In the late 1930s, Clark accepted another responsibility when she began writing a weekly “Bible School Lesson Outline”, which circulated in The Gospel Witness. In April 1937, a severe illness restricted Shields—the newspaper’s editor—to bed rest, which required several individuals from within the Toronto fundamentalist’s immediate orbit to assume some of his responsibilities. Among them, Clark was tasked with writing the lesson outline with the promise that the interim editors “shall no doubt press her into further service” (A Word about the Editor’s Illness 1937, p. 6). Each lesson focused on a particular passage from the Bible and one “golden text”, which was a particular verse that encapsulated the lesson. She explored each passage with an expository lens that also identified noteworthy details from historical and biblical contexts. On the rare occasion that she divided the lessons into junior and adult classes, she made sure to tailor them appropriately. The junior lessons were comprised of brief and memorable instructions with accompanying Bible verses, while the adult lessons provided comparable and complimentary passages from scripture and significant detail from the surrounding history.34 While initially instituted as a stopgap to fill a void left by the sickly Shields, she continued to contribute lessons in this capacity for nearly fifty years.
Not only did Clark’s lessons display her keen understanding of the biblical text and her attentive pedagogy, but they also provided a snapshot of her theological perspectives. Indeed, she used the pages allotted to her to formulate lessons that affirmed the same basic theological tenets that fundamentalists believed were under fire, such as the essential deity of Christ, the virgin birth, the historicity of the Bible (including miracles), the atonement, the resurrection, and the second coming.35 Through them, she also upheld the Bible as literal, inspired, and without error. For example, when writing on the biblical creation narrative, she noted: “The Hebrew word translated ‘created’ signifies that He caused them to come into being without the aid of pre-existing material. Scripture positively contradicts the evolutionary hypothesis.…There is no reason to understand the word ‘day’ as an indefinite period of time, rather than as a literal day of twenty-four hours” (Clark 1938a, p. 7).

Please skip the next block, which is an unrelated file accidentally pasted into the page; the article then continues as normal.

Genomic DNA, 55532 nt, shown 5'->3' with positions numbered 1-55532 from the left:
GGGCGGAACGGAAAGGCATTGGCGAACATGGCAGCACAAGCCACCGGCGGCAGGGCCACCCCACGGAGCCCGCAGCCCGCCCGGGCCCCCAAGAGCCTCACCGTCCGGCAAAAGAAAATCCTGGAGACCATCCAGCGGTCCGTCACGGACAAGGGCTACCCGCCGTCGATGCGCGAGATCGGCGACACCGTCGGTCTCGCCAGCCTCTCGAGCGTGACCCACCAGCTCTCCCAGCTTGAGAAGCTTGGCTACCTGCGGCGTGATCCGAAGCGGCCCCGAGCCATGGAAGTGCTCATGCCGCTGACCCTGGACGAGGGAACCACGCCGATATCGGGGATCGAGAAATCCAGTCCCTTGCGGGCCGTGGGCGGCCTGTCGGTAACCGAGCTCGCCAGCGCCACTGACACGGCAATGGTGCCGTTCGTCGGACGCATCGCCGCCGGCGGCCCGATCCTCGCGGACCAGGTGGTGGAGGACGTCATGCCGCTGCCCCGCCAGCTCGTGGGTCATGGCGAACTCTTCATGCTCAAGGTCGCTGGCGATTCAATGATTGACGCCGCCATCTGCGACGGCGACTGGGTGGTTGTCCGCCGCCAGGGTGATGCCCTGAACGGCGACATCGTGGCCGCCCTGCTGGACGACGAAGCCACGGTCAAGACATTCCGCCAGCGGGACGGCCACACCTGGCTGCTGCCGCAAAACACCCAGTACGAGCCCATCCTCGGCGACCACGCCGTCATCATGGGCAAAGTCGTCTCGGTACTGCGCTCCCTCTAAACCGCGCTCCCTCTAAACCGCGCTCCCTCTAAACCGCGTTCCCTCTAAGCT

While Clark regularly wrote for The Gospel Witness, she only rarely commented on the differences between men and women and their attendant gender roles. In general, she affirmed traditional places for women and men in the church and home. For example, she noted that from Eve’s sin in the Garden of Eden, women had been condemned to experience “subjection” (Clark 1938b, p. 8). At the same time, she did not fit this stereotypical and traditionalist mould. Shields had long taught that women were intellectually inferior to men and that their greatest influence was in the home.36 Clark, on the other hand, had established herself as one of the leading intellectual figures of this Toronto-based fundamentalist movement. Moreover, she remained single for her entire life and made no comment to suggest she sought otherwise. While the reason for this latter decision is unknown, it further underscores Clark’s uniqueness as a strong and assertive woman whose example defies easy classification.
In some of Clark’s articles, she went as far as to push the boundaries of these gender roles, especially when it came to preaching the gospel. She believed that spreading the gospel message was a task for all Christians, not a select few. This included “sharing the burdens and joys of the Lord’s service at home and abroad” (Dr. Clark in Quebec 1933, p. 5). In her view, women were not necessarily barred from speaking to mixed audiences. When writing about the Samarian woman at the well in John’s Gospel, for example, Clark noted that “Christ revealed Himself as the Messiah” to her, “thus qualifying her to speak of Him and for Him”.37 This perspective was also visible in the numerous articles she wrote that read more like evangelistic messages rather than essays. Indeed, in these instances, she often confronted her reader with the reality of their sins and then issued an “altar call” in print.38 Later, she expressed her feelings more clearly that “the proclamation of the Gospel” was not “the responsibility of the ministers alone”, before closing: “Few realize the tremendous good which might be accomplished if more of God’s saints in the pews would put themselves in God’s hands to be channels of His grace” (Clark 1953, p. 13).